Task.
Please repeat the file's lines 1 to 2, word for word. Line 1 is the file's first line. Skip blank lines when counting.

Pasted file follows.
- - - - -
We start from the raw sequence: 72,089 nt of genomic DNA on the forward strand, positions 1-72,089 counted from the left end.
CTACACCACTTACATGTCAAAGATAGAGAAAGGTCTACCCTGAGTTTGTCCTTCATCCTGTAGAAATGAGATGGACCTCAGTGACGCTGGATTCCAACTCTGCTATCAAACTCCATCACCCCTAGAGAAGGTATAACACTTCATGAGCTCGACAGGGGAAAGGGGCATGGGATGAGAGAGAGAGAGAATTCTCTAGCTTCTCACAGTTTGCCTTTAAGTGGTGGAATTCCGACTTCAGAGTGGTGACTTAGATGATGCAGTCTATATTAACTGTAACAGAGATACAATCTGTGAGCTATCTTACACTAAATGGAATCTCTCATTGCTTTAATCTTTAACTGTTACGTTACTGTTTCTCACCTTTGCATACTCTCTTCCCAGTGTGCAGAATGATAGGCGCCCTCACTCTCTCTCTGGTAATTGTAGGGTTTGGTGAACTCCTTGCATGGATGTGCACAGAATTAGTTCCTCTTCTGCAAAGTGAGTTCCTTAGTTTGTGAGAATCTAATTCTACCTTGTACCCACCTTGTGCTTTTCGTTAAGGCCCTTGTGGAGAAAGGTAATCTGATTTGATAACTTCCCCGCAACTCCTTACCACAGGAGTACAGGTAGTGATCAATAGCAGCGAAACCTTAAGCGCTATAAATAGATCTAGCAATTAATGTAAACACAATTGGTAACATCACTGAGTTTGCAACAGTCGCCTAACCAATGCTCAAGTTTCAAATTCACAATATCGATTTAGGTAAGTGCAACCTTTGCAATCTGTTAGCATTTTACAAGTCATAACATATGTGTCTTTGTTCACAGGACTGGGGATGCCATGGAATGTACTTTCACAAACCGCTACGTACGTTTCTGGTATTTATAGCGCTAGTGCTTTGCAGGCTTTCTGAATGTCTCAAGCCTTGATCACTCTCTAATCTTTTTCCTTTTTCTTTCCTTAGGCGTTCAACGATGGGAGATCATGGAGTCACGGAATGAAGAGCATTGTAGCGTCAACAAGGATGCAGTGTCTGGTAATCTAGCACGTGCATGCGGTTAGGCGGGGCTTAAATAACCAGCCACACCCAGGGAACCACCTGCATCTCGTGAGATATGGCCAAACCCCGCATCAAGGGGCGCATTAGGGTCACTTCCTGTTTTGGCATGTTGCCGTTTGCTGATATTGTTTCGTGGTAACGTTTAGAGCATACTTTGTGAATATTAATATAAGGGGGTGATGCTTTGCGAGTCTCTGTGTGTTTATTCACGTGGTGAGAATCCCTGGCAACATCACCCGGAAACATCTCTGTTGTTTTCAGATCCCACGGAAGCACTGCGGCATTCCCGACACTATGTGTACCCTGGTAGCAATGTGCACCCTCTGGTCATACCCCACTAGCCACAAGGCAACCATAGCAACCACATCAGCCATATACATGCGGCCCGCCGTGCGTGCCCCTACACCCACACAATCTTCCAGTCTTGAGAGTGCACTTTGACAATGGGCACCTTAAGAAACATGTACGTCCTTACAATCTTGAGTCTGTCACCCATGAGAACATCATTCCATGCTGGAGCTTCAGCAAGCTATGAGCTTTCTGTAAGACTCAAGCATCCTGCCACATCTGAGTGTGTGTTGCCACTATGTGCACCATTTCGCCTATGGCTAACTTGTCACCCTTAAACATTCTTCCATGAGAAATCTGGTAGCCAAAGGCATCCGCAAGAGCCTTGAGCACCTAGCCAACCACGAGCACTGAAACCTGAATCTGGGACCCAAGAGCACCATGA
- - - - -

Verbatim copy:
We start from the raw sequence: 72,089 nt of genomic DNA on the forward strand, positions 1-72,089 counted from the left end.
CTACACCACTTACATGTCAAAGATAGAGAAAGGTCTACCCTGAGTTTGTCCTTCATCCTGTAGAAATGAGATGGACCTCAGTGACGCTGGATTCCAACTCTGCTATCAAACTCCATCACCCCTAGAGAAGGTATAACACTTCATGAGCTCGACAGGGGAAAGGGGCATGGGATGAGAGAGAGAGAGAATTCTCTAGCTTCTCACAGTTTGCCTTTAAGTGGTGGAATTCCGACTTCAGAGTGGTGACTTAGATGATGCAGTCTATATTAACTGTAACAGAGATACAATCTGTGAGCTATCTTACACTAAATGGAATCTCTCATTGCTTTAATCTTTAACTGTTACGTTACTGTTTCTCACCTTTGCATACTCTCTTCCCAGTGTGCAGAATGATAGGCGCCCTCACTCTCTCTCTGGTAATTGTAGGGTTTGGTGAACTCCTTGCATGGATGTGCACAGAATTAGTTCCTCTTCTGCAAAGTGAGTTCCTTAGTTTGTGAGAATCTAATTCTACCTTGTACCCACCTTGTGCTTTTCGTTAAGGCCCTTGTGGAGAAAGGTAATCTGATTTGATAACTTCCCCGCAACTCCTTACCACAGGAGTACAGGTAGTGATCAATAGCAGCGAAACCTTAAGCGCTATAAATAGATCTAGCAATTAATGTAAACACAATTGGTAACATCACTGAGTTTGCAACAGTCGCCTAACCAATGCTCAAGTTTCAAATTCACAATATCGATTTAGGTAAGTGCAACCTTTGCAATCTGTTAGCATTTTACAAGTCATAACATATGTGTCTTTGTTCACAGGACTGGGGATGCCATGGAATGTACTTTCACAAACCGCTACGTACGTTTCTGGTATTTATAGCGCTAGTGCTTTGCAGGCTTTCTGAATGTCTCAAGCCTTGATCACTCTCTAATCTTTTTCCTTTTTCTTTCCTTAGGCGTTCAACGATGGGAGATCATGGAGTCACGGAATGAAGAGCATTGTAGCGTCAACAAGGATGCAGTGTCTGGTAATCTAGCACGTGCATGCGGTTAGGCGGGGCTTAAATAACCAGCCACACCCAGGGAACCACCTGCATCTCGTGAGATATGGCCAAACCCCGCATCAAGGGGCGCATTAGGGTCACTTCCTGTTTTGGCATGTTGCCGTTTGCTGATATTGTTTCGTGGTAACGTTTAGAGCATACTTTGTGAATATTAATATAAGGGGGTGATGCTTTGCGAGTCTCTGTGTGTTTATTCACGTGGTGAGAATCCCTGGCAACATCACCCGGAAACATCTCTGTTGTTTTCAGATCCCACGGAAGCACTGCGGCATTCCCGACACTATGTGTACCCTGGTAGCAATGTGCACCCTCTGGTCATACCCCACTAGCCACAAGGCAACCATAGCAACCACATCAGCCATATACATGCGGCCCGCCGTGCGTGCCCCTACACCCACACAATCTTCCAGTCTTGAGAGTGCACTTTGACAATGGGCACCTTAAGAAACATGTACGTCCTTACAATCTTGAGTCTGTCACCCATGAGAACATCATTCCATGCTGGAGCTTCAGCAAGCTATGAGCTTTCTGTAAGACTCAAGCATCCTGCCACATCTGAGTGTGTGTTGCCACTATGTGCACCATTTCGCCTATGGCTAACTTGTCACCCTTAAACATTCTTCCATGAGAAATCTGGTAGCCAAAGGCATCCGCAAGAGCCTTGAGCACCTAGCCAACCACGAGCACTGAAACCTGAATCTGGGACCCAAGAGCACCATGA